While salt-marsh mosquitoes are a huge annoyance for humans, they aren't responsible for spreading EEE or West Nile virus.
They can, however, spread heartworm in dogs and cats, prompting veterinary clinics to place even greater emphasis on preventive
"There probably are 60 different mosquito species in Florida," Burgess explains. "The salt-marsh variety live about 30 days,
feed at night and can fly up to 20 miles on the wind. Fresh-water mosquitoes live about two weeks and feed in the daytime.
The ones that carry encephalitis lay their eggs in standing water. The particular one responsible for EEE, culiseta melanura, breeds mostly in swampy areas in central and northern Florida."
That mosquito typically doesn't bite mammals but does amplify the virus, after which a "bridge vector" mosquito such as Cq perturbans, passes the virus on to horses and humans, according to James Clauson, environmental administrator for the state's Bureau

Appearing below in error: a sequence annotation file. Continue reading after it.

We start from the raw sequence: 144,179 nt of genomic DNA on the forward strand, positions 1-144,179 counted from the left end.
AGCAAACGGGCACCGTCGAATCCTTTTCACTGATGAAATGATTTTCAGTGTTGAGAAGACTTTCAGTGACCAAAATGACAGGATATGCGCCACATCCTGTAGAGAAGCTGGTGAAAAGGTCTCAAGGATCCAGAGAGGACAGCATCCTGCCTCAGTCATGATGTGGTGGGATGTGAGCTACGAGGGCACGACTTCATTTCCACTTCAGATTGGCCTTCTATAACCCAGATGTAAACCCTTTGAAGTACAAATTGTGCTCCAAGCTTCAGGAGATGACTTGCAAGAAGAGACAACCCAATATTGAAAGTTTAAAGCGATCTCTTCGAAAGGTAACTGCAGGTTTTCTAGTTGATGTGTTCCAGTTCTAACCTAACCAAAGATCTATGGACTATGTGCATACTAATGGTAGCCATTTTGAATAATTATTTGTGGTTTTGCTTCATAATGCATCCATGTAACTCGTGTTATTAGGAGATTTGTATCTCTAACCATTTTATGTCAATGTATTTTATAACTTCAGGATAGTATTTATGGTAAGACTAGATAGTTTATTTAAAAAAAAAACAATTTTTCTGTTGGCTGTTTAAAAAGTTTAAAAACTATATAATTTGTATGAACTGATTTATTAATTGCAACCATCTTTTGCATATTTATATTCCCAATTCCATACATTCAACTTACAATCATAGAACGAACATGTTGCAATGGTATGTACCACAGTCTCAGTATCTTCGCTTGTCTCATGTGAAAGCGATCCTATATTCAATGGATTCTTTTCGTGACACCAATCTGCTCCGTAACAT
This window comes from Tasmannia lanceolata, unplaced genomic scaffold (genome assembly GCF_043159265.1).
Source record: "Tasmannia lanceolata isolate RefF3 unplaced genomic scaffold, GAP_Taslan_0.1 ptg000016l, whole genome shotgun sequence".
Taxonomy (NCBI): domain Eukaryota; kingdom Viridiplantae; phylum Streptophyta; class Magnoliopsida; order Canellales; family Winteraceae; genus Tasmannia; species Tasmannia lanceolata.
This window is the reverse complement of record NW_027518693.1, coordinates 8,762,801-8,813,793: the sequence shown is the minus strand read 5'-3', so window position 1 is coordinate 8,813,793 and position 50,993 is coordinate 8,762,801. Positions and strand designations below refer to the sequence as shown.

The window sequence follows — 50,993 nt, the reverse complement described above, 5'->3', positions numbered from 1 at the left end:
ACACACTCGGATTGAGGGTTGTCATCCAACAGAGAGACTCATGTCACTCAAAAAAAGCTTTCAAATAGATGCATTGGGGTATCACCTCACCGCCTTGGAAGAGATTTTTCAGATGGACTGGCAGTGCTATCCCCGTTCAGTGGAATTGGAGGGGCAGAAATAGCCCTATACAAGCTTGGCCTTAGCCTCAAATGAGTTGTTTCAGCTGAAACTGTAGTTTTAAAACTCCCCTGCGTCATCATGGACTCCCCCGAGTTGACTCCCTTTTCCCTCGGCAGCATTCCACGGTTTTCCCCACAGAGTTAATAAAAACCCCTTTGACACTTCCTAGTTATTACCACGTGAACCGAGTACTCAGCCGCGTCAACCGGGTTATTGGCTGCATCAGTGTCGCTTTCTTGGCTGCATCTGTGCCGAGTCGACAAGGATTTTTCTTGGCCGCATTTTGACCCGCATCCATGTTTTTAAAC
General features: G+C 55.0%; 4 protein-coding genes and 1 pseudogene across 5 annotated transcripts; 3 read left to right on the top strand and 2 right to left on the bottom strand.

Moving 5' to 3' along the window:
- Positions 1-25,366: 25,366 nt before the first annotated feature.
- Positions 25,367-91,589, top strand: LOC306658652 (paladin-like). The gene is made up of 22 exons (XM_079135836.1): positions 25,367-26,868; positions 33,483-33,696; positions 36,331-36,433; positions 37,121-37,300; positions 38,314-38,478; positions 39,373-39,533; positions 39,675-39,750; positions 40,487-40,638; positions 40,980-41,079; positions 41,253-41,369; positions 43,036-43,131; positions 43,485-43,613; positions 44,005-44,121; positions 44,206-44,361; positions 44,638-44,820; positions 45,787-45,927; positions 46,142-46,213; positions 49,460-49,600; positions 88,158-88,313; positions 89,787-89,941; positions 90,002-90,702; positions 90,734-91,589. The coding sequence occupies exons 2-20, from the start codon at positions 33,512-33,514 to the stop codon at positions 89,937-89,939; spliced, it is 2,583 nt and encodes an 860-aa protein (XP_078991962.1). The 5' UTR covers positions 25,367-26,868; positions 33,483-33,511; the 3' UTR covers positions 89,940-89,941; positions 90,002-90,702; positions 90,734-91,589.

of Entomology and Pest Control, Department of Agriculture and Consumer Services, in Tallahassee.
"EEE season normally peaks in late summer to early fall, and West Nile is more prevalent in the later part of the season,"
through late September and early October, Clauson tells DVM Newsmagazine.
Only one case of West Nile virus in a horse was reported in the state by mid-August, in Madison County near the Georgia border.
The mosquito Culex pipiens carries West Nile.
"Human cases of WNV are most frequent between July and September, although we have not had any human cases yet this year.
WNV activity currently is low to average in our animal sentinels," says Danielle Stanek, DVM, medical epidemiologist in the
Bureau of Environmental Public Health Medicine, Florida Department of Health. "With that said, it only takes the bite of one
infected mosquito for transmission to a person, and there are certainly mosquitoes carrying WNV out there, so good control
and bite prevention are essential."
"The state experienced a drought the past two years, and only now are we seeing normal rain patterns. The eggs that have laid
dormant for the past couple of years may be hatching off with the recent rains, and that may explain some of our unusually
high numbers of mosquitoes," Clauson says.